Measurements:
overall: 3 3/4 in x 3/4 in x 1/2 in; 9.525 cm x 1.905 cm x 1.27 cm
Object Name:
pocketknife
Subject:
Wine  Search this
Knives  Search this
Credit Line:
Gift of Miljenko Grgich
ID Number:
2006.0157.03
Catalog number:
2006.0157.03
Accession number:
2006.0157
See more items in:
Work and Industry: Food Technology
Work
Industry & Manufacturing
Data Source:
National Museum of American History
GUID:
http://n2t.net/ark:/65665/ng49ca746ac-0dd3-704b-e053-15f76fa0b4fa
EDAN-URL:
edanmdm:nmah_1313501

Ebullioscope

Physical Description:
wood (box material)
copper (instrument material)
Measurements:
box: 10 3/4 in x 7 1/2 in x 3 1/2 in; 27.305 cm x 19.05 cm x 8.89 cm
Object Name:
ebullioscope
Subject:
Wine  Search this
Credit Line:
Miljenko Grgich
ID Number:
2006.0157.07
Catalog number:
2006.0157.07
Accession number:
2006.0157
See more items in:
Work and Industry: Food Technology
Food
FOOD: Transforming the American Table 1950-2000
Exhibition:
Food: Transforming the American Table
Exhibition Location:
National Museum of American History
Data Source:
National Museum of American History
GUID:
http://n2t.net/ark:/65665/ng49ca746ac-1e41-704b-e053-15f76fa0b4fa
EDAN-URL:
edanmdm:nmah_1313506
Online Media:

Serif Bubic: Specijalno Voc'Arstvo

Physical Description:
paper (overall material)
cardboard (overall material)
Measurements:
overall: 9 1/2 in x 6 3/4 in x 1 in; 24.13 cm x 17.145 cm x 2.54 cm
Object Name:
book
Date published:
1952
Subject:
Wine  Search this
Credit Line:
Miljenko "Mike" Grgich
ID Number:
2006.3084.06
Catalog number:
2006.3084.06
Nonaccession number:
2006.3084
See more items in:
Work and Industry: Food Technology
Food
FOOD: Transforming the American Table 1950-2000
Data Source:
National Museum of American History
GUID:
http://n2t.net/ark:/65665/ng49ca746ac-1d8c-704b-e053-15f76fa0b4fa
EDAN-URL:
edanmdm:nmah_1313866
Online Media:

Da Li Znate Engleski?

Physical Description:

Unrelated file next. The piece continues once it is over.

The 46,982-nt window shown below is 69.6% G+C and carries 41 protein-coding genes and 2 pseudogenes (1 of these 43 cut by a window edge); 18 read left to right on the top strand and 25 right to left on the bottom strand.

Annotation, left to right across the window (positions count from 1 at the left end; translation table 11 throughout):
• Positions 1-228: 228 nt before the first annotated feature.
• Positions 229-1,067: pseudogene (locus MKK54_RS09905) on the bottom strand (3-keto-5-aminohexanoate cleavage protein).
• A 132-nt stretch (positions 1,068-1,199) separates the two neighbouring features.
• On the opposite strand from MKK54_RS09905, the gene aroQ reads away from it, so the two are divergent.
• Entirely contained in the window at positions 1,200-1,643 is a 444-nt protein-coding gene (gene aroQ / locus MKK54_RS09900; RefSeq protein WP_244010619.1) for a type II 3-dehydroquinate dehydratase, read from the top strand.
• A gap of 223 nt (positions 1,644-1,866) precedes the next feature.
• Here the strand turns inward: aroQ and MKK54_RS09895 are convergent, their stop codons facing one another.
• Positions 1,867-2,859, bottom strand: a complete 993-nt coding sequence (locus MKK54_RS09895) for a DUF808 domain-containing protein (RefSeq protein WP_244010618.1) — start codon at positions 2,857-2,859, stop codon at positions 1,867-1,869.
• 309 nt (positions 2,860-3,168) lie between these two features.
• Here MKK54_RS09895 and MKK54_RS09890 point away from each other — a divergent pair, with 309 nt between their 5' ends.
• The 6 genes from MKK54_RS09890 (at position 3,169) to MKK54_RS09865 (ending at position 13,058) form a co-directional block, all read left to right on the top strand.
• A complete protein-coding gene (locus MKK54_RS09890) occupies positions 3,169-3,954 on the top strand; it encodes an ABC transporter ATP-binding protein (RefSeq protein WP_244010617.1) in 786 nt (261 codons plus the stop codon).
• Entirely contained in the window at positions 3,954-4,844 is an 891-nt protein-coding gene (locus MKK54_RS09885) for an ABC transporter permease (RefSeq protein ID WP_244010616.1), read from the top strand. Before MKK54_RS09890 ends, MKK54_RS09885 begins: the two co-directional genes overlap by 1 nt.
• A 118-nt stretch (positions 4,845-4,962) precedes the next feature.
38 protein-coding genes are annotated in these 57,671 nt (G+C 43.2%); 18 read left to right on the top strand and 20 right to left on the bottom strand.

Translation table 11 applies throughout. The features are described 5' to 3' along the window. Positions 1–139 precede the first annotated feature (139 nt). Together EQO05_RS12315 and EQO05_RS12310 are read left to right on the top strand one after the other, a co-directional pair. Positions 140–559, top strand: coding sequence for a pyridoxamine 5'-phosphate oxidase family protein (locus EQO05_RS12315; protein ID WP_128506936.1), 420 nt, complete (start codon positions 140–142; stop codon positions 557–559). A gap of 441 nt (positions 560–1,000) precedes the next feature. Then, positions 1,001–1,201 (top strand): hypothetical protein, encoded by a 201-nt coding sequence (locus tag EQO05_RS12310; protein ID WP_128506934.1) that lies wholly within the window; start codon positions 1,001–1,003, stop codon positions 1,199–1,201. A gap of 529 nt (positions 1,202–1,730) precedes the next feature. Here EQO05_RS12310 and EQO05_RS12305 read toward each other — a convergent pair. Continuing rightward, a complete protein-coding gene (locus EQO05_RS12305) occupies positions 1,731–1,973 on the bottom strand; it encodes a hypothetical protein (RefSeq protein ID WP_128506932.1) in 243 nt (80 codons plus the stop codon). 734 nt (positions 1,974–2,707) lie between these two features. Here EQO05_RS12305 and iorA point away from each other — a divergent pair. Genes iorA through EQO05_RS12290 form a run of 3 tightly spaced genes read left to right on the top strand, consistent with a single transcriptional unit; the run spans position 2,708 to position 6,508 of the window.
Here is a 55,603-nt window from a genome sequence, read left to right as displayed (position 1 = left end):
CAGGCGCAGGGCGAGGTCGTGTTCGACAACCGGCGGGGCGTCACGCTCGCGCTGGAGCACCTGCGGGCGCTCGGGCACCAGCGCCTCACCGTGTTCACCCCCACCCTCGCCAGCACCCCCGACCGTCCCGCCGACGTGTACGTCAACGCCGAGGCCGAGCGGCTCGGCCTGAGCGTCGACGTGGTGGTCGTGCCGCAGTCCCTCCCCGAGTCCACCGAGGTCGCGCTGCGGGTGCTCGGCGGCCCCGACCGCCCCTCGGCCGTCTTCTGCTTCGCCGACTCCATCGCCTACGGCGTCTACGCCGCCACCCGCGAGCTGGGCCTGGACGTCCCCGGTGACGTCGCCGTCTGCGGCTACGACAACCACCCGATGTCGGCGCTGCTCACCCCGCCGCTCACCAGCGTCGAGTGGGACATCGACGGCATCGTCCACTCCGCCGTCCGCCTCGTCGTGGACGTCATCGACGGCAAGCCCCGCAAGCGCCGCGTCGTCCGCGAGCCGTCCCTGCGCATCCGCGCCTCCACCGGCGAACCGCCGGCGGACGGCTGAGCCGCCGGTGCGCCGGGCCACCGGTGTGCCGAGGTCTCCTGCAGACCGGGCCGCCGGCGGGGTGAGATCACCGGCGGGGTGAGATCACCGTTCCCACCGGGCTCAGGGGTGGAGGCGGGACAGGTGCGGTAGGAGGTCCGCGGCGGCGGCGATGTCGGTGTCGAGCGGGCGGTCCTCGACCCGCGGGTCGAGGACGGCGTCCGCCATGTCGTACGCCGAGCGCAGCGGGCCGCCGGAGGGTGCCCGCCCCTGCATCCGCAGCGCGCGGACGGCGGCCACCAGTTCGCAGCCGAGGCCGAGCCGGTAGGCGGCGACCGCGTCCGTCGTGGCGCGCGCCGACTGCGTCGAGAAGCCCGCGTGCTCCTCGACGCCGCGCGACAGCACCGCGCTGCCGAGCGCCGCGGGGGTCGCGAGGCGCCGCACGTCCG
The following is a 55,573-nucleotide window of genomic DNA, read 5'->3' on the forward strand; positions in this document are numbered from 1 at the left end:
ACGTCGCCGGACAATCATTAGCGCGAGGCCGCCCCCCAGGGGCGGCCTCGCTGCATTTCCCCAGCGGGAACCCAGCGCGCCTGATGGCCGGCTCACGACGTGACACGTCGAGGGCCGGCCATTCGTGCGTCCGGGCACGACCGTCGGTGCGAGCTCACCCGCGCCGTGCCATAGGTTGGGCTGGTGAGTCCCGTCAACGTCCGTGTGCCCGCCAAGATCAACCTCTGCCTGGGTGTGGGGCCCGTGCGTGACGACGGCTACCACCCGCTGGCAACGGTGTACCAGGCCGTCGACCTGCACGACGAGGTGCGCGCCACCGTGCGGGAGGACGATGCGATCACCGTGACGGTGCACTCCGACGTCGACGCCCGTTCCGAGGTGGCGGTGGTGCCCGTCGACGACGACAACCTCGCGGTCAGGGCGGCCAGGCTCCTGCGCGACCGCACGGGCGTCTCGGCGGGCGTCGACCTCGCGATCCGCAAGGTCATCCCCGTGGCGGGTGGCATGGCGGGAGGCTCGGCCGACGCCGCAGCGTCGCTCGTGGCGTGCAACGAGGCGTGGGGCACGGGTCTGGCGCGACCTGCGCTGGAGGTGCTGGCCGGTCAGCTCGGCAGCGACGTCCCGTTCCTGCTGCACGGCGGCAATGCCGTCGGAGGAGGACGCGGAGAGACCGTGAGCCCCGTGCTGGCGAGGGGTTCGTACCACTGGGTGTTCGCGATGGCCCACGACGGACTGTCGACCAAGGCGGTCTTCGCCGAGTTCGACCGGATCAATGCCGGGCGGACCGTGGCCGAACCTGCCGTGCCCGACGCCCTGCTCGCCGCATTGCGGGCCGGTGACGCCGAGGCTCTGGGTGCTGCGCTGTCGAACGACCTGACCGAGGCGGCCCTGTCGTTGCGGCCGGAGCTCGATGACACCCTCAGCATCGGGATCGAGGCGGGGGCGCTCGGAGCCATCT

paper (overall material)
cardboard (overall material)
Measurements:
overall: 6 3/4 in x 4 3/4 in x 1 in; 17.145 cm x 12.065 cm x 2.54 cm
Object Name:
book
Date published:
1951
Subject:
Wine  Search this
Credit Line:
Miljenko "Mike" Grgich
ID Number:
2006.3084.07
Catalog number:
2006.3084.07
Nonaccession number:
2006.3084
See more items in:
Work and Industry: Food Technology
Food
FOOD: Transforming the American Table 1950-2000
Data Source:
National Museum of American History
GUID:
http://n2t.net/ark:/65665/ng49ca746ac-1d8d-704b-e053-15f76fa0b4fa
EDAN-URL:
edanmdm:nmah_1313871
Online Media:

Opce Strojarstvo

Physical Description:
paper (overall material)
cardboard (overall material)
Measurements:
overall: 10 in x 7 1/4 in x 1 1/4 in; 25.4 cm x 18.415 cm x 3.175 cm
Object Name:
book
Date published:
1949
Subject:
Wine  Search this
Credit Line:
Miljenko "Mike" Grgich
ID Number:
2006.3084.09
Catalog number:
2006.3084.09
Nonaccession number:
2006.3084
See more items in:
Work and Industry: Food Technology
Food
FOOD: Transforming the American Table 1950-2000
Exhibition:
Food: Transforming the American Table
Exhibition Location:
National Museum of American History
Data Source:
National Museum of American History
GUID:
http://n2t.net/ark:/65665/ng49ca746ae-4d1f-704b-e053-15f76fa0b4fa
EDAN-URL:
edanmdm:nmah_1313878
Online Media:

Poljoprivredni Strojevi

Physical Description:
paper (overall material)
cardboard (overall material)
Measurements:
overall: 9 3/4 in x 7 1/4 in x 1 1/4 in; 24.765 cm x 18.415 cm x 3.175 cm
Object Name:
book
Date published:
1954
Subject:
Wine  Search this
Credit Line:
Miljenko "Mike" Grgich
ID Number:
2006.3084.10
Catalog number:
2006.3084.10
Nonaccession number:
2006.3084
See more items in:
Work and Industry: Food Technology
Food
FOOD: Transforming the American Table 1950-2000
Exhibition:
Food: Transforming the American Table
Exhibition Location:
National Museum of American History
Data Source:
National Museum of American History
GUID:
http://n2t.net/ark:/65665/ng49ca746ac-1e4d-704b-e053-15f76fa0b4fa
EDAN-URL:
edanmdm:nmah_1313879
Online Media:

Book, Bolesti I Stetnici: Ratarskog Bilja

Physical Description:
paper (overall material)
cardboard (overall material)
Measurements:
overall: 9 1/2 in x 6 3/4 in x 3/4 in; 24.13 cm x 17.145 cm x 1.905 cm
Object Name: